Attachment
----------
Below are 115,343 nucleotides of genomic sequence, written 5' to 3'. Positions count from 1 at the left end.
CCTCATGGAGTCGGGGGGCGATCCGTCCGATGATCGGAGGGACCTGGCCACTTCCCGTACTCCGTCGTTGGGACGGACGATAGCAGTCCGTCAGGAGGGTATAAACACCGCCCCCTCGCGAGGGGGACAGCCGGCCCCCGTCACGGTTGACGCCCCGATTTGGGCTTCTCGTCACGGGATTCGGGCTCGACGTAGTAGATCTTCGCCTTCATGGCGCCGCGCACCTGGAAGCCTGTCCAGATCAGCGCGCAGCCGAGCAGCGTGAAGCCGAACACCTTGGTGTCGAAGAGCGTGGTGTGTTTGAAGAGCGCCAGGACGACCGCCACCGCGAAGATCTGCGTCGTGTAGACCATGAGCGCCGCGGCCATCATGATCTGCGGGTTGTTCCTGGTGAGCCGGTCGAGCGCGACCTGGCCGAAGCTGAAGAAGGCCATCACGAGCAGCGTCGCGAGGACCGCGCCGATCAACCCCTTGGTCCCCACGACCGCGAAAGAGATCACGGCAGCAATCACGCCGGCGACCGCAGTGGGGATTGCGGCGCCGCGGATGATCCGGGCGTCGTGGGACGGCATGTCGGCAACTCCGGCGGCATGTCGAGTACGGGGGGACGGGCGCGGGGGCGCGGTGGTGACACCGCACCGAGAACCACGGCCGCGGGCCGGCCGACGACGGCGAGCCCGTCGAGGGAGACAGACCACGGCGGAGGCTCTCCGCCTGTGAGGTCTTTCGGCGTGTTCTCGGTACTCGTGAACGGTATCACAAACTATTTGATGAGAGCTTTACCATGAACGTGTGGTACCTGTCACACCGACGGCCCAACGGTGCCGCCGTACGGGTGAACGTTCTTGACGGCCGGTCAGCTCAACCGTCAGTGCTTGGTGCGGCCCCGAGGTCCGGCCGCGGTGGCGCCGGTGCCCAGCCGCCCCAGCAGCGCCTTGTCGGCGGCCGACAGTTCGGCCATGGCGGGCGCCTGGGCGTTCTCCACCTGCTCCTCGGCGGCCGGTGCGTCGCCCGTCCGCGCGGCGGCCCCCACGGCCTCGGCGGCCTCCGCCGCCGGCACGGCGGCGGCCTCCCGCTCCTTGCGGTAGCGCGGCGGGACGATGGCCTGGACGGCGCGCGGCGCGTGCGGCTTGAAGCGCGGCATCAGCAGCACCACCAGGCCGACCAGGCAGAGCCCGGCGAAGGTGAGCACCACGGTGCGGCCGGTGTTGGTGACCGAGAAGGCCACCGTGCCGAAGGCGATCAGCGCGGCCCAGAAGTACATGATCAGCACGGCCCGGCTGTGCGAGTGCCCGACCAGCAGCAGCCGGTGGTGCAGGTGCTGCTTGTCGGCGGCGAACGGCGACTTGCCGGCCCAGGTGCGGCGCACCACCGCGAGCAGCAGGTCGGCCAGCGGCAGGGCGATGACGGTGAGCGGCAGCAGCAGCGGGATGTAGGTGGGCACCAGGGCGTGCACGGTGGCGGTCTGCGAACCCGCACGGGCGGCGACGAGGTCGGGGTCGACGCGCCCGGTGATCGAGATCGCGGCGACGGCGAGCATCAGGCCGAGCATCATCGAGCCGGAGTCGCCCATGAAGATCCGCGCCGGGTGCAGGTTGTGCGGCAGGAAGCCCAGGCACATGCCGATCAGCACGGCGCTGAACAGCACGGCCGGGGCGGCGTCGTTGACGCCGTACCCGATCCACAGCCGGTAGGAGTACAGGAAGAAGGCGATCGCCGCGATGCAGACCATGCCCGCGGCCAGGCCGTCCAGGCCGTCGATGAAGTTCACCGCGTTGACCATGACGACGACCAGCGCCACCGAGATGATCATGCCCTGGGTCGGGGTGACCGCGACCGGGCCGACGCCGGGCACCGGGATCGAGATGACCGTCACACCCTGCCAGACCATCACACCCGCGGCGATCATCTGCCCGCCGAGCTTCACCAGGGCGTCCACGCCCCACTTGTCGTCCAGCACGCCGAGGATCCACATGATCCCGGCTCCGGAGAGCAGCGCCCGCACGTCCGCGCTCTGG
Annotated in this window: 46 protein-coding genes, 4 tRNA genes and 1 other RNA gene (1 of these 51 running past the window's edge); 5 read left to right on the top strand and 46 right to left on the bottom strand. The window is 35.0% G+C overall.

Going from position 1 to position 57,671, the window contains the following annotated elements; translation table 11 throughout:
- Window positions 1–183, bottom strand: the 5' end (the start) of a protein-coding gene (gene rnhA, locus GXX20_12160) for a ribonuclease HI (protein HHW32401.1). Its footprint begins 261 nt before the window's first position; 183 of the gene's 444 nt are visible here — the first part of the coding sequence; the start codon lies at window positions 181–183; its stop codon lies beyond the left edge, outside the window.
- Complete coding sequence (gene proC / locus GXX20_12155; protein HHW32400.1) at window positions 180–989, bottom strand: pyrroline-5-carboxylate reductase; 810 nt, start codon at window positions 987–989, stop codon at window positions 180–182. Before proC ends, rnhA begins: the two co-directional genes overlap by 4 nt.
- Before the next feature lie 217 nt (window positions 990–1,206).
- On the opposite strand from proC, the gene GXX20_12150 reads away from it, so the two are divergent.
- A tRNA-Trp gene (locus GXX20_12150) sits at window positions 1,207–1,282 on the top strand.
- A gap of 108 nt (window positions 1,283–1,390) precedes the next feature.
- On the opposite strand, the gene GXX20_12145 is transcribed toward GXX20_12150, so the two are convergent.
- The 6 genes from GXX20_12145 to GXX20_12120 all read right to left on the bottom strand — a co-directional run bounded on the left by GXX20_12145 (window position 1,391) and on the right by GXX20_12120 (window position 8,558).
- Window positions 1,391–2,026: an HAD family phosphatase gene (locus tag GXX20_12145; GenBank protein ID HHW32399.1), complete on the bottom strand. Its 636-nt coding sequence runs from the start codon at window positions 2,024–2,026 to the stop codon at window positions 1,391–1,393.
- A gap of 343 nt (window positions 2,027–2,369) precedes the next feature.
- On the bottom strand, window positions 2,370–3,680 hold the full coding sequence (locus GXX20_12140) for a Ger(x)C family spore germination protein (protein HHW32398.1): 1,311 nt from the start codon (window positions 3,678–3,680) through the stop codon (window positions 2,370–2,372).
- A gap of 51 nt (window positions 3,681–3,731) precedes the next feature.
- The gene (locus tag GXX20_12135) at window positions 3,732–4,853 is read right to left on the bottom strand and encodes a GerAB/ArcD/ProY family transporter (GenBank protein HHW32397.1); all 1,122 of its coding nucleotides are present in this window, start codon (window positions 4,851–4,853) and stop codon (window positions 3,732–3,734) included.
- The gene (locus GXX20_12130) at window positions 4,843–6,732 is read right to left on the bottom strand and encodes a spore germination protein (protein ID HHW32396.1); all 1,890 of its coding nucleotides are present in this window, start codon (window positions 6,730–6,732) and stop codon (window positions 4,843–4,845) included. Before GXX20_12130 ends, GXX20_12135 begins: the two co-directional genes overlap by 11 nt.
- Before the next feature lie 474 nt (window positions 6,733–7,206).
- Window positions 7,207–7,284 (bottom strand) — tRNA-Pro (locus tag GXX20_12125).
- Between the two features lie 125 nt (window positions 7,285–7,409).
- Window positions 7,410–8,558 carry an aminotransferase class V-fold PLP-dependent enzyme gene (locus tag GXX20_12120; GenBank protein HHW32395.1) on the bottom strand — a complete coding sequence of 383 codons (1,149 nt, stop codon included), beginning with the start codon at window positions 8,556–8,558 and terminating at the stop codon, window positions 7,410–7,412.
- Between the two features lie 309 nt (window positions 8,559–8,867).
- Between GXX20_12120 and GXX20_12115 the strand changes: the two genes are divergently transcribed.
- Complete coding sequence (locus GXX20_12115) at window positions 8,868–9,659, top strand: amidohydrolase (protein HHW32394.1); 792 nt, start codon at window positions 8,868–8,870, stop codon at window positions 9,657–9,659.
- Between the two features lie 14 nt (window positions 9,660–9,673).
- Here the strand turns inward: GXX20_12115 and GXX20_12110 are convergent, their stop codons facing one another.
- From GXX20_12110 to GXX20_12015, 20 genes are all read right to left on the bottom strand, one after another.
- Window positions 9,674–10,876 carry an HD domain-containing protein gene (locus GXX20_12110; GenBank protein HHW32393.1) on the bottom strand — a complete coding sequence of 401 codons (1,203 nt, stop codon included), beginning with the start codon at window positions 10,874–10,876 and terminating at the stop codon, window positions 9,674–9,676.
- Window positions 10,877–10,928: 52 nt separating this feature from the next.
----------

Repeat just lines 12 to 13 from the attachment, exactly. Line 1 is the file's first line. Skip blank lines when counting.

- The 6 genes from GXX20_12145 to GXX20_12120 all read right to left on the bottom strand — a co-directional run bounded on the left by GXX20_12145 (window position 1,391) and on the right by GXX20_12120 (window position 8,558).
- Window positions 1,391–2,026: an HAD family phosphatase gene (locus tag GXX20_12145; GenBank protein ID HHW32399.1), complete on the bottom strand. Its 636-nt coding sequence runs from the start codon at window positions 2,024–2,026 to the stop codon at window positions 1,391–1,393.